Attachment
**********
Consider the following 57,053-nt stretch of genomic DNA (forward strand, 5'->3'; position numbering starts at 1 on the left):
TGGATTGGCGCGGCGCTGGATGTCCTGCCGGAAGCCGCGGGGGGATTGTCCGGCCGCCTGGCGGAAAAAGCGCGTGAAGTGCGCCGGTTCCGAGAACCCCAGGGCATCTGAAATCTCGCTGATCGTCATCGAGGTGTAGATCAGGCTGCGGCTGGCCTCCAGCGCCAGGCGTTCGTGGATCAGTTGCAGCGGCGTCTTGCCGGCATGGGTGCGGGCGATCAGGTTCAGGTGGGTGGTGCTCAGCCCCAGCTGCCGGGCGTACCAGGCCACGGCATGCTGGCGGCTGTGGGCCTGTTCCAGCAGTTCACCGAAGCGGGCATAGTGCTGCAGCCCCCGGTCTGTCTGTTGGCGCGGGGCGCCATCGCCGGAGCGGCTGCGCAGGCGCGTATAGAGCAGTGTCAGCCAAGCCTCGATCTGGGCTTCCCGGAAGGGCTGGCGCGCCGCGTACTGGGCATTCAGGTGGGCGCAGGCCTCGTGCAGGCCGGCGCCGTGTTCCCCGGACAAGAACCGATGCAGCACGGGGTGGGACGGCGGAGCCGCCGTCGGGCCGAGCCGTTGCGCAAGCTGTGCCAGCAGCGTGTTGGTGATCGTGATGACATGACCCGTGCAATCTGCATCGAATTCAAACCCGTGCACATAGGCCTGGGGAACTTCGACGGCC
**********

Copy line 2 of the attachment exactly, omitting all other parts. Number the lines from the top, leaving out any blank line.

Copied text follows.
TGGATTGGCGCGGCGCTGGATGTCCTGCCGGAAGCCGCGGGGGGATTGTCCGGCCGCCTGGCGGAAAAAGCGCGTGAAGTGCGCCGGTTCCGAGAACCCCAGGGCATCTGAAATCTCGCTGATCGTCATCGAGGTGTAGATCAGGCTGCGGCTGGCCTCCAGCGCCAGGCGTTCGTGGATCAGTTGCAGCGGCGTCTTGCCGGCATGGGTGCGGGCGATCAGGTTCAGGTGGGTGGTGCTCAGCCCCAGCTGCCGGGCGTACCAGGCCACGGCATGCTGGCGGCTGTGGGCCTGTTCCAGCAGTTCACCGAAGCGGGCATAGTGCTGCAGCCCCCGGTCTGTCTGTTGGCGCGGGGCGCCATCGCCGGAGCGGCTGCGCAGGCGCGTATAGAGCAGTGTCAGCCAAGCCTCGATCTGGGCTTCCCGGAAGGGCTGGCGCGCCGCGTACTGGGCATTCAGGTGGGCGCAGGCCTCGTGCAGGCCGGCGCCGTGTTCCCCGGACAAGAACCGATGCAGCACGGGGTGGGACGGCGGAGCCGCCGTCGGGCCGAGCCGTTGCGCAAGCTGTGCCAGCAGCGTGTTGGTGATCGTGATGACATGACCCGTGCAATCTGCATCGAATTCAAACCCGTGCACATAGGCCTGGGGAACTTCGACGGCC